June 16, 2024

The Queens County Citizen

Complete Canadian News World

Beware of phantom job offers!

Beware of phantom job offers!

For job seekers, these offers are a waste of time and energy. (Photo: Kristin Hume for Unsplash)

Cursed job! Oliver Schmouker's segment to answer your most juicy questions [et les plus pertinentes] About the modern business world… and, of course, its flaws. Appointment to read Tuesdays And yet Thursdays. Do you want to participate? Send us your question to [email protected]

Q. – “I applied online for a job I wanted, but I didn't get any response. Shortly after the ad disappeared, I said they had found a rare gem. But two days later, the same job posting reappeared online! Do I need to rework my CV and cover letter to reapply? – Leo

A. – Dear Leo, It's hard for me to categorize the offer you're talking about, but it's likely a phantom job offer. Therefore, if you ever apply again you are wasting your time. Description

Ghost job offers are unique in that they look like real job offers, but in no way provide access to a job because it does not exist; They have no substance like the devil. The offer is bogus.

What is the boss doing such a thing, you ask? Especially when he pays more for his offer to post online through job websites. Well, it can achieve various goals:

– For example, an employer may try to create a talent pool that he can actually dig into the day a position opens.

– He may also try to give the impression that his company is growing as it appears to be in hiring mode. The idea may be to insure investors or even existing employees.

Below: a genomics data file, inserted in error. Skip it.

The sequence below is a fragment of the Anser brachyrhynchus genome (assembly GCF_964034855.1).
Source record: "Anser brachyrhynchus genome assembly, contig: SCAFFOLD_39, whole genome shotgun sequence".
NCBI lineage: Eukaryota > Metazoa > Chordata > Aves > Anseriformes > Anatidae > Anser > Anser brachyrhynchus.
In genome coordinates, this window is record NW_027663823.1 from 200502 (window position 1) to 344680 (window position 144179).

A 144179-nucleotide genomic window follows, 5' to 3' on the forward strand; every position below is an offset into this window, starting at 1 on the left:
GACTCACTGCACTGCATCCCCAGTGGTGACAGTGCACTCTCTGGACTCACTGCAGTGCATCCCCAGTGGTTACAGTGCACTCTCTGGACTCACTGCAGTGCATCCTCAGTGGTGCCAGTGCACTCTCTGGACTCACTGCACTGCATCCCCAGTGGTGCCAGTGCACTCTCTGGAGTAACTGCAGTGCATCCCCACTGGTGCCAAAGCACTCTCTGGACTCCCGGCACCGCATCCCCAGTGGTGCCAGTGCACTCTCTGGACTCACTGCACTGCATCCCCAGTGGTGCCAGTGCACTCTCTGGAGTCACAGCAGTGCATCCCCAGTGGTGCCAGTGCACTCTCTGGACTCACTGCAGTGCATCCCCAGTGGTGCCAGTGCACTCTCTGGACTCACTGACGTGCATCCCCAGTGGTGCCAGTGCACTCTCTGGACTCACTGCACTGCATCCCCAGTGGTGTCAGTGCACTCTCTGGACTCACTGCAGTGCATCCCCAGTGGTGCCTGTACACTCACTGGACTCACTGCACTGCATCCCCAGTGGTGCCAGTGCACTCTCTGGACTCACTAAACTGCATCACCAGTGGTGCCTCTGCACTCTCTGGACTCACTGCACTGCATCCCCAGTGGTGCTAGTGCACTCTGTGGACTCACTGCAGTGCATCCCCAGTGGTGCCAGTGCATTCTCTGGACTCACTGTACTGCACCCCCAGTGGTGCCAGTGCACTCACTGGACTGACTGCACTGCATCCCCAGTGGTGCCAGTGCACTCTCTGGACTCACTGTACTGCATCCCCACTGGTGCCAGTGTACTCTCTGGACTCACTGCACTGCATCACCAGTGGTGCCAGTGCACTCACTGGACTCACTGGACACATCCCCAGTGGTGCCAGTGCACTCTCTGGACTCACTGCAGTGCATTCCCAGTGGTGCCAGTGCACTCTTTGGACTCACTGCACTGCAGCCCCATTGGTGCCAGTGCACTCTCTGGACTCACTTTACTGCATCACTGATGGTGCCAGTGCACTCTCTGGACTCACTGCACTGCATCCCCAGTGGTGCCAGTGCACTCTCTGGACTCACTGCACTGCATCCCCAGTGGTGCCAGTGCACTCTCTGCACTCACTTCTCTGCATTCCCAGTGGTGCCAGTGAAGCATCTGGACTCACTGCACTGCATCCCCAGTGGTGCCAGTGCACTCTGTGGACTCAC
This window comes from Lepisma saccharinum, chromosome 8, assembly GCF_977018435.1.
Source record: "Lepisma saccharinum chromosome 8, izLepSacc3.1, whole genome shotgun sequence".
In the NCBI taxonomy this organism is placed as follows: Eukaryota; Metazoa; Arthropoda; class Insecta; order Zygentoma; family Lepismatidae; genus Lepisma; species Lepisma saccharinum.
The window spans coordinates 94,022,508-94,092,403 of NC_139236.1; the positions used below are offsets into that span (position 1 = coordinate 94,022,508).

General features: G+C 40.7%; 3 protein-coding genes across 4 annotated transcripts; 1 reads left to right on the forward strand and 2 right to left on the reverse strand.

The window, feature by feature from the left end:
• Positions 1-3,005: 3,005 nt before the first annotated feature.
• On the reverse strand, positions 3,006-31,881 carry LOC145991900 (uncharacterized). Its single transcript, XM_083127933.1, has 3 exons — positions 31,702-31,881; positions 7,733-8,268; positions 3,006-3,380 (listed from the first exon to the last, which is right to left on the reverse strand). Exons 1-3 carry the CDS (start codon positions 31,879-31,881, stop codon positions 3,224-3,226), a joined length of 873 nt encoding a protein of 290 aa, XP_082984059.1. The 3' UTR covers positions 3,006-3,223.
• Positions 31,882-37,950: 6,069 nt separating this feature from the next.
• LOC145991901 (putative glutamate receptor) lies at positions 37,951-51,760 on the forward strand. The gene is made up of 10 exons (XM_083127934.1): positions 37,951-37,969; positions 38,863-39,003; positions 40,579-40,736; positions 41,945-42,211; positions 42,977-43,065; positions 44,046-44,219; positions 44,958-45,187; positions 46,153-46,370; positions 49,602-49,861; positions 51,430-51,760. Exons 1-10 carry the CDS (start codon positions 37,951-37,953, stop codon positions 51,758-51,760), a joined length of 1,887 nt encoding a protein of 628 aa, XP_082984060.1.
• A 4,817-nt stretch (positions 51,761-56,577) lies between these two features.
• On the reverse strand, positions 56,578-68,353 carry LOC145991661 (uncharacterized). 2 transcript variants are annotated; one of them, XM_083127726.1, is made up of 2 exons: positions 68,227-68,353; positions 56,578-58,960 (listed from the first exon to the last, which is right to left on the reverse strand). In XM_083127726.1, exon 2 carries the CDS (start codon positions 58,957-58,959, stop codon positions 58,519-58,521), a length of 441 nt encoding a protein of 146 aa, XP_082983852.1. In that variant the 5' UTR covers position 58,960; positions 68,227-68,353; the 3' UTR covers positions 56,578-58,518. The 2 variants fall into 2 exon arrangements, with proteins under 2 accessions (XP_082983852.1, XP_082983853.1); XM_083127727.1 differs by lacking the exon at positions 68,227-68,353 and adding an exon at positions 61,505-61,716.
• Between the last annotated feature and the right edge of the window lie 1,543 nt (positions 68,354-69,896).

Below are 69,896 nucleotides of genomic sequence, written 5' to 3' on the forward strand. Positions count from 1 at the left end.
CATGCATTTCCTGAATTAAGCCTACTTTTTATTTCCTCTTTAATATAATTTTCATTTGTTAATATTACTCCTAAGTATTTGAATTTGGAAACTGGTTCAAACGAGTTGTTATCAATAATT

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– He may still try to put pressure on existing employees by telling them that he is willing to replace those who are not giving their 110%.

– Finally, it could be an administrative error, the HR member accidentally renewed the job offer. (You're welcome, it seems to happen more often than you might expect.)

According to data from CV Genius, an American website specializing in CV creation assistance and job search advice, 4 online job offers correspond to a phantom job. Yes, you read that right: 1 in 4!

That's not all. CV Genius' 2024 Hiring Trends study found that 8 out of 10 hiring managers in the United States have used ghost job offers in the past. Yes, 80% are recruiters.

Now, how can you tell the real from the fake in many job offers online? The CV Genius team has three tips on this:

1. Check the publication date

In order for the employer to achieve his goal with his phantom job offer, the ad usually needs to be online for a long time. As much time as possible.

Therefore, if an offer is posted for a month or more, chances are high that it could turn out to be a bogus offer. So when searching for jobs online, it's a good idea to filter ads by publication date.

2. Look for a job offer elsewhere

A good reflex is to check if the job offer appears on websites other than the one you found it on, especially on the employer's website or on their social media. If it doesn't, it's probably a sign that the employer isn't really trying to recruit and therefore the offer is bogus.

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However, be careful to consider the fact that some employers don't have a website or social media strategy worthy of the name. So this advice is not infallible.

3. Contact HR directly

The surest way to make sure the offer isn't bogus is to call the owner about an ad you saw online. Especially if the HR member is not the person responsible for recruitment.

If someone responds to you, take the opportunity to ask them some relevant questions. This will strengthen your application. On the other hand, if you notice that things are changing over the phone, move on to another job offer without delay.

There you go, Leo. I hope these few tips will help you avoid wasting too much time with fake offers in the future.

By the way, American writer Ambrose Bierce said in his “Devil's Dictionary”: “Ghost. A clear outward sign of inner fear.

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